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Lies We Sing to the Sea by Sarah Underwood

Don’t let the average rating on Goodreads fool you. Lies We Sing to the Sea by Sarah Underwood is a stunning story. It is not a retelling of The Odyssey, as these GR reviews would have you think, and there is nothing wrong with the fact that Ms. Underwood did not read The Odyssey in its entirety. Instead, Ms. Underwood takes one very minor character from The Odyssey, whose arc one can understand in two sentences, and imagines an entire future for her, creating her own mythological story. As a debut novel, what Ms. Underwood accomplishes is impressive, and Lies We Sing to the Sea is a beautiful story.

The moment we meet Leto, as a servant dresses her for her impending death by hanging, we know that Lies We Sing to the Sea will not be an easy story to experience. Leto is so full of anger and grief that her scenes are heartbreaking. Even after she meets and falls in love with Melantho, Leto’s past continues to rule her emotions, as well as they should. Some experiences are difficult to forget or forgive, and being hanged is one of them.

At the same time, Leto has a fragility that melts your heart and allows you to forgive her thirst for vengeance. Leto reminds you of what it feels like to be utterly alone, with no one to watch your back or help you when you desperately need it. Her need for Melantho and her attraction to Mathias stems from that need for human connection, which had been missing from her life. This fragility and her other strong emotions draw you to her as a character. She is an underdog in every sense of the word, and there is nothing you want more than for her to get everything her heart desires.

At the heart of Lies We Sing to the Sea is the yearly ritual killing of twelve girls. Ms. Underwood uses Mathias to look at the classic conundrum of whether you kill one, or in this case twelve, to save the many. There is a reason sociologists continue to use this scenario to research humankind; a person’s answer tells so much about their values and their sense of moral obligation. Everyone likes to think they would not let anyone die, but rarely is the answer as simple as that. The answer becomes decidedly more complicated when discussing a deal involving one of the major Greek gods. After all, Mathias has proof that ignoring the ritual means disaster for his people.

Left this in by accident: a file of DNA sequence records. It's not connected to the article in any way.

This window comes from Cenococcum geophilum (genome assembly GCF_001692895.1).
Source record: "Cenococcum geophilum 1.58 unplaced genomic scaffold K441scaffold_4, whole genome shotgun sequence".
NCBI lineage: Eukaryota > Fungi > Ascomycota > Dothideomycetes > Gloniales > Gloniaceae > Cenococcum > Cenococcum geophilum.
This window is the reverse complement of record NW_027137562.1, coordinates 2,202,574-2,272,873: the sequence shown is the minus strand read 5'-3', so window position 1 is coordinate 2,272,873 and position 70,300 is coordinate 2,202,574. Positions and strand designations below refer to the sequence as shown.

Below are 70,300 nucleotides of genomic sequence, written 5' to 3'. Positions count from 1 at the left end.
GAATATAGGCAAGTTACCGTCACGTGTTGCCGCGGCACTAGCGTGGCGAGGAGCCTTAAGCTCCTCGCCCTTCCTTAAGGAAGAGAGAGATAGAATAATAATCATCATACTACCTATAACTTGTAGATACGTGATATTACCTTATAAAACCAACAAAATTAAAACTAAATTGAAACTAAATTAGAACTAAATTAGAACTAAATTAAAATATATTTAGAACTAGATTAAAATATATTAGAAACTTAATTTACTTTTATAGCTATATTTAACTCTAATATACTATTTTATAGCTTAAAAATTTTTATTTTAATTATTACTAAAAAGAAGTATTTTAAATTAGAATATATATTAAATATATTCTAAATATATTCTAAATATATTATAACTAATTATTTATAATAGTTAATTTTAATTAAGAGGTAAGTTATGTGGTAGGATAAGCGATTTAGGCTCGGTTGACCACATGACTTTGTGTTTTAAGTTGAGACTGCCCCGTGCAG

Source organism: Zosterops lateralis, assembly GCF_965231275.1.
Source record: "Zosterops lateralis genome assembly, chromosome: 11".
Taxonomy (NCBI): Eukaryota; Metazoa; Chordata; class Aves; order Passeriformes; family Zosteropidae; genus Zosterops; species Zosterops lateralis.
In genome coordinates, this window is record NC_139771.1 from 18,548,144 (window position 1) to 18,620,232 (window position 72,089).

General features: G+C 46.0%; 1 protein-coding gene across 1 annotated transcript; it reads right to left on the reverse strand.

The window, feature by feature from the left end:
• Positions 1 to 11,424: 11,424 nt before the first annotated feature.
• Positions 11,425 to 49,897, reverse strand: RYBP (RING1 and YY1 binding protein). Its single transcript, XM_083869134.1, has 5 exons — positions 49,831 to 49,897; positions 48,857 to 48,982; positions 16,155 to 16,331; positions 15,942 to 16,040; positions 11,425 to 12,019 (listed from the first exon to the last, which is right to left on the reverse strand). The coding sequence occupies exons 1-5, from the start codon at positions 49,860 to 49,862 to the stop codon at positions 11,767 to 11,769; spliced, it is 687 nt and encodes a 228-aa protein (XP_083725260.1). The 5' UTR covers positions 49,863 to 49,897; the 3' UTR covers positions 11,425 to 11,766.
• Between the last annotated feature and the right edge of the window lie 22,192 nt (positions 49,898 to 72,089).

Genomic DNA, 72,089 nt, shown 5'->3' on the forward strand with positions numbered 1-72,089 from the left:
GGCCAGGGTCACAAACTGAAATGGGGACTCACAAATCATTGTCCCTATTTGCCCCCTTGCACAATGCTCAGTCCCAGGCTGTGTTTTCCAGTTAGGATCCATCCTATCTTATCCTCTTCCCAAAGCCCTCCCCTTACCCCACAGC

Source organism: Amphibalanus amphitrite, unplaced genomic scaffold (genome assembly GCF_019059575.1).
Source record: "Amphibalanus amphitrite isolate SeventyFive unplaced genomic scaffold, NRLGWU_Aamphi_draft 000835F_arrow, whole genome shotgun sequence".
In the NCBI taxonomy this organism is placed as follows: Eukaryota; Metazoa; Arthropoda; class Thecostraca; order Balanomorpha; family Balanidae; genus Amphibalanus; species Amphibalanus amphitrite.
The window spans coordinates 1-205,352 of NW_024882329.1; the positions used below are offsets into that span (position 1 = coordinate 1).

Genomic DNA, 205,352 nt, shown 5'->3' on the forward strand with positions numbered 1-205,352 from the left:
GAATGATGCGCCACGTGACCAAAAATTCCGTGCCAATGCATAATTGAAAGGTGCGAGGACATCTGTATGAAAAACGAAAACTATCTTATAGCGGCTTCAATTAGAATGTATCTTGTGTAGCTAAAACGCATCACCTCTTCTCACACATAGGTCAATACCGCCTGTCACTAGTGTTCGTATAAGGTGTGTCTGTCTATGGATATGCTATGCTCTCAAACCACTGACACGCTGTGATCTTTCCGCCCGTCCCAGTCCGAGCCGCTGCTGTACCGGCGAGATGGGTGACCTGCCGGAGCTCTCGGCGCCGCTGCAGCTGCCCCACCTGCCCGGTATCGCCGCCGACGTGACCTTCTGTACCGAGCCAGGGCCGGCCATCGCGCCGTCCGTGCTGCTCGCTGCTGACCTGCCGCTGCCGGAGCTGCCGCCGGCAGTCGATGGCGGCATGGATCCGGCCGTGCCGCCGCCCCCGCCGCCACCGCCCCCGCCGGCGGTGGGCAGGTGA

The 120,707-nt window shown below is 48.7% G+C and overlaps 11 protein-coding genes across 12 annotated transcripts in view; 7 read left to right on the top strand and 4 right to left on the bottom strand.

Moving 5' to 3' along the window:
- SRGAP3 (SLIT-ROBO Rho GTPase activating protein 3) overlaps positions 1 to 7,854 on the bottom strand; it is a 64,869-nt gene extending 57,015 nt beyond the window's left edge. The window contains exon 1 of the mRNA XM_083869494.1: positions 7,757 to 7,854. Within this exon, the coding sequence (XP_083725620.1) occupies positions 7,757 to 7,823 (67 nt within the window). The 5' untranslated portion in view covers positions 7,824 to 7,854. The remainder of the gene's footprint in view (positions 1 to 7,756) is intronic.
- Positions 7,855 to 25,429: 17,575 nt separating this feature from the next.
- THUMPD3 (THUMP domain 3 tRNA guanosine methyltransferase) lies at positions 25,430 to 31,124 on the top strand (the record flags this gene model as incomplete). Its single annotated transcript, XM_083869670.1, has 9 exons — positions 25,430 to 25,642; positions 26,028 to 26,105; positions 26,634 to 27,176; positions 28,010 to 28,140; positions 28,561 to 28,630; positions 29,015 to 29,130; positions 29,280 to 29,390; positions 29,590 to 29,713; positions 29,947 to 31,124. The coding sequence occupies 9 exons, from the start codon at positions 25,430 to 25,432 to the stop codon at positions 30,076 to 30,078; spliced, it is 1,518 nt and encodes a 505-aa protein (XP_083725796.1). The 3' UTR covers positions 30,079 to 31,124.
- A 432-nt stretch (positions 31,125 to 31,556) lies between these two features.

Ms. Underwood’s solution to Mathias’ (and Leto’s and Melantho’s) problem is as elegant as it is correct. Her solution, the action Leto must take to end the ritual killing of twelve females every year, balances the scales Odysseus threw out of balance when he killed Penelope’s original twelve maidens. While it doesn’t make what Leto must do any more manageable, there is poetic justice in the necessary action that is satisfying.

One of the more spectacular elements of Lies We Sing to the Sea is Ms. Underwood’s deep dive into ancient Ithaca. In many ways, she brings Ithaca to life in a way that puts all other Greek stories to shame. Moreover, we don’t see one aspect of life in Ithaca. We learn what living in the palace among royalty was like and what it meant to toil outside the palace gates. Ms. Underwood presents as thorough a picture as one could imagine, and her story is the better for it.

Lies We Sing to the Sea is a thoughtful, engaging, and stellar novel that deserves to be on everyone’s radar. It is not another myth retelling. Ms. Underwood goes beyond that to create a vibrant world in which everything from the people to their problems to the solutions is as complex as it would be if it were a true story. The glimpses of magic and godlike powers enhance this already magical story. All three main characters, Leto especially, play on your sympathies and earn their way into your heart. Sarah Underwood’s debut novel is most impressive, and she is an author we will all want to keep our eye on in the future.

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